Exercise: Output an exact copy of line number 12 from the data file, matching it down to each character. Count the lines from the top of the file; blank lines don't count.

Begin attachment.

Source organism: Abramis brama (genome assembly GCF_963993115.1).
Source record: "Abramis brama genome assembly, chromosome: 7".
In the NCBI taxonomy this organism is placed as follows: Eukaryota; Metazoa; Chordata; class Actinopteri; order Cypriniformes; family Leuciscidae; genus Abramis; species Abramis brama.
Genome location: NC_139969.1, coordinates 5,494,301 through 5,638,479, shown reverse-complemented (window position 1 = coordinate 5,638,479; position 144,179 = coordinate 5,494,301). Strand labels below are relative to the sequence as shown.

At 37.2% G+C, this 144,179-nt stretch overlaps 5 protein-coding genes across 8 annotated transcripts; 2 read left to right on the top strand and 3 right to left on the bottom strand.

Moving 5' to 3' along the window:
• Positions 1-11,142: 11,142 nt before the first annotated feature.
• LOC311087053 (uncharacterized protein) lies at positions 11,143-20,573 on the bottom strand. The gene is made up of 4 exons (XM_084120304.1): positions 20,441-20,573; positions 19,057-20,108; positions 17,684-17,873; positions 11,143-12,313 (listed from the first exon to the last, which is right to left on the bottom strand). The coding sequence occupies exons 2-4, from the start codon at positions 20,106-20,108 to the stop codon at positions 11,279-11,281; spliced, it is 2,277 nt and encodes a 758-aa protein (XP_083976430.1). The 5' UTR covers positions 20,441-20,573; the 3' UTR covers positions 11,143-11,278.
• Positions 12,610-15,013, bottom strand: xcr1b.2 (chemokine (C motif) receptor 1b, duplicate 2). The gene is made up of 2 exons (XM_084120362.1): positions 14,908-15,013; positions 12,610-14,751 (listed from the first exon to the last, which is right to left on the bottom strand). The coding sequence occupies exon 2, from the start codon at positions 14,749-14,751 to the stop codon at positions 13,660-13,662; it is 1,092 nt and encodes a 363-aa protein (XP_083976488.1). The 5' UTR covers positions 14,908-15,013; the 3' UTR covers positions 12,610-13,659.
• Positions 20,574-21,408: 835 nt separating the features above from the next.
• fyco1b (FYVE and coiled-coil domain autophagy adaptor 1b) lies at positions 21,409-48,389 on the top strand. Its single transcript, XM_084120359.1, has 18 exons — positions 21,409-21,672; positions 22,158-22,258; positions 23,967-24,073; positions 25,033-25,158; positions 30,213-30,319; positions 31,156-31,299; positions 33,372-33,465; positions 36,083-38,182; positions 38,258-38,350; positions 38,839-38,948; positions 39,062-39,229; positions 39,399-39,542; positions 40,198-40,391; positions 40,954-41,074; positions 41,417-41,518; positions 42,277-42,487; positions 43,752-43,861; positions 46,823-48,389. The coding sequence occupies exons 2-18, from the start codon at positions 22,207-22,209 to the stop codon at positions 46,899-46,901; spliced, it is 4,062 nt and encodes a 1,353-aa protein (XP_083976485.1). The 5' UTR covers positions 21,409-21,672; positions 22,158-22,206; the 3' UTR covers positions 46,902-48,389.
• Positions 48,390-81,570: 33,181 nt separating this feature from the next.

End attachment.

• Positions 48,390-81,570: 33,181 nt separating this feature from the next.